Rodney Clapp articulates a challenge to both sides of the critical debate on the future of the family. Named one of the Best Books of 1995 by the London Bible College Bookshop.
Drawing upon his experiences as both a Christian and an artist, Cameron J. Anderson traces the relationship between the evangelical church and modern art in postwar America. While acknowledging the tensions between faith and visual art, he casts a vision for how Christian artists can faithfully pursue their vocational calling in contemporary culture.
The task of bearing faithful witness to Jesus in our post-Christian society is complicated. What should our interactions with the dominant cultural ethos look like? How might we be both persuasive and civil? Integrating communications and theology, this model for cultural engagement offers a compelling vision of public engagement that is both shrewd and gracious.
Stanton L. Jones and Mark A. Yarhouse help us face questions surrounding the issue of homosexuality squarely and honestly, examining how scientific research has been used within church debates--especially within Methodist, Presbyterian, Lutheran and Episcopal contexts.
Stanton L. Jones and Mark A. Yarhouse present social science research on homosexuals designed to answer the questions: Can those who receive religiously-informed psychotherapy experience a change in their sexual orientation? Are such programs harmful to participants?
J. Richard Middleton and Brian J. Walsh offer an introduction, evaluation and response to postmodern culture that comes straight from the heart of the gospel.
Building on the works of David Bosch, Lesslie Newbigin and others, Ross Hastings delivers a comprehensive theology of mission founded on the trinitarian doctrine of God and a "defiant optimism" about the possible re-evangelization of the Western world.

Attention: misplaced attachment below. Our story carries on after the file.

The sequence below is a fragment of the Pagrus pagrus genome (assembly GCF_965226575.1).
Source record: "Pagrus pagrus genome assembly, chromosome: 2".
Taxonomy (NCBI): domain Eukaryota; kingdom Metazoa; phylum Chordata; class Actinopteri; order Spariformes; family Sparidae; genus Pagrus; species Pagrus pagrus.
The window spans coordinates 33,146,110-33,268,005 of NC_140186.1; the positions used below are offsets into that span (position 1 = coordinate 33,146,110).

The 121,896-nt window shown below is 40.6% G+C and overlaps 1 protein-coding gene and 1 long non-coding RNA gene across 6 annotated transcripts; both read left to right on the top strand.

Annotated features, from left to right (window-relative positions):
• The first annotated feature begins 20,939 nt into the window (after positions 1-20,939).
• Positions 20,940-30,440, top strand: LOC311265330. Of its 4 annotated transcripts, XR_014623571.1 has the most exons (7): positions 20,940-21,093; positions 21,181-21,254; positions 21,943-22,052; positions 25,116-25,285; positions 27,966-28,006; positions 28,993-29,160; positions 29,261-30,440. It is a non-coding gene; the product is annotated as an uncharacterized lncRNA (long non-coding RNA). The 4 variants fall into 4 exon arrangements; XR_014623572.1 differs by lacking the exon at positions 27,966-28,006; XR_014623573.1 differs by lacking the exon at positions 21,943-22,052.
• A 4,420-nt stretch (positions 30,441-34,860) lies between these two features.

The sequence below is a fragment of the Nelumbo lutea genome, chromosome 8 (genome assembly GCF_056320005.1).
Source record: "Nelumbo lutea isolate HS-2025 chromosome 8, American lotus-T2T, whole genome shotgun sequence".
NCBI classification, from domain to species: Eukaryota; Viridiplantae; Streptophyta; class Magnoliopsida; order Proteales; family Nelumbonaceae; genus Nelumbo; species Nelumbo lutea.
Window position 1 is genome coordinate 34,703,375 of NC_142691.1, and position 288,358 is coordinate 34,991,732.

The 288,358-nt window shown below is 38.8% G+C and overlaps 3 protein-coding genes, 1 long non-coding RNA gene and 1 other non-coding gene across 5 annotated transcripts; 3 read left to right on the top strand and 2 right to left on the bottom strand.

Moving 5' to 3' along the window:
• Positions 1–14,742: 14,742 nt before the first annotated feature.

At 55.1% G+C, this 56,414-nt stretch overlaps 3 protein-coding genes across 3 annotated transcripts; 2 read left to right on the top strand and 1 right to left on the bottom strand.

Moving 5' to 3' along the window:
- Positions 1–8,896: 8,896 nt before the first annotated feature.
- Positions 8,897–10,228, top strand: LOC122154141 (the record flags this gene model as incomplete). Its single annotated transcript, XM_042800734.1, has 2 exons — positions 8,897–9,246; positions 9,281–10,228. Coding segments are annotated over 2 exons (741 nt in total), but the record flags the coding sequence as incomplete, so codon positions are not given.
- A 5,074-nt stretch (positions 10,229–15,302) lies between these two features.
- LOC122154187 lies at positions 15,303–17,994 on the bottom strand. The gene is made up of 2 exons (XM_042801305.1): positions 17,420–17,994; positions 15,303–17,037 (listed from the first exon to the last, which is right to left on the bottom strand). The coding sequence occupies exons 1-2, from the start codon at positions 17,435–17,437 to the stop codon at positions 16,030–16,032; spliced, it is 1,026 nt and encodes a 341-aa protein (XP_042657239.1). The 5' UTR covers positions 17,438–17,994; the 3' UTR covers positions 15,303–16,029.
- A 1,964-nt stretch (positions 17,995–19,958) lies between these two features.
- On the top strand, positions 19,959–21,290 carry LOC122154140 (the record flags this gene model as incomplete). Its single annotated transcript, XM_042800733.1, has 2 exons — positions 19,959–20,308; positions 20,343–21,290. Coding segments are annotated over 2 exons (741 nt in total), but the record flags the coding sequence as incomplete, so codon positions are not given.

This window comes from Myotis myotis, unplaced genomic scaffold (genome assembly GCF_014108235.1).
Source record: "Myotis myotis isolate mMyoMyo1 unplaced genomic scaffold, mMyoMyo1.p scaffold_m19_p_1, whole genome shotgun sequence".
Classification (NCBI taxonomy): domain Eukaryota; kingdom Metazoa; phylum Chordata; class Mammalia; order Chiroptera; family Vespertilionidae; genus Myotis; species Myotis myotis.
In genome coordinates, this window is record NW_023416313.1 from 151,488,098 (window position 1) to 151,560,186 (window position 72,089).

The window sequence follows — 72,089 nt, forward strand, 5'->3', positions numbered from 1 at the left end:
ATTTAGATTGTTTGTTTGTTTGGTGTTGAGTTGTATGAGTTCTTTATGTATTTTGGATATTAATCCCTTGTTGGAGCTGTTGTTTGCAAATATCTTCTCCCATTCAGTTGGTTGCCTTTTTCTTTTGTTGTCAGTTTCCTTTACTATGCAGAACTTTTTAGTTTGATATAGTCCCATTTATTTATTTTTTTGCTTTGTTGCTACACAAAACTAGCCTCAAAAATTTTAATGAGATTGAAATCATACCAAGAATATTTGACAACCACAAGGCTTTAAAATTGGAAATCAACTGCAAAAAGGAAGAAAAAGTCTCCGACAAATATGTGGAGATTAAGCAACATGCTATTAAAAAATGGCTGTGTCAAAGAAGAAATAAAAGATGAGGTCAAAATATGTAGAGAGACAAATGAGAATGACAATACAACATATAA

Since the 1930s, organizing movements for social justice in the U.S. have largely been built on secular assumptions. But what if Christians were to shape their organizing around the implications of the truth that God is real and Jesus is risen? Reverend Alexia Salvatierra and theologian Peter Heltzel propose a model of organizing that arises from their Christian convictions, with implications for all faiths.
Sociologist George Yancey unpacks the underlying perspectives and root causes of "Christianophobia," or intense anti-Christian hostility. He considers to what extent Christians have themselves contributed to this animosity and explores how we can respond more constructively, defusing tensions and working toward the common good.
Recognizing that tyranny takes on secular as well as traditional guises, Os Guinness seeks a return to the first principles of religious and political freedom. Hearkening back to the "soul liberty" of English Puritan Roger Williams, Guinness argues that a society's greatest bulwark against abuse lies in its people's freedom of conscience.
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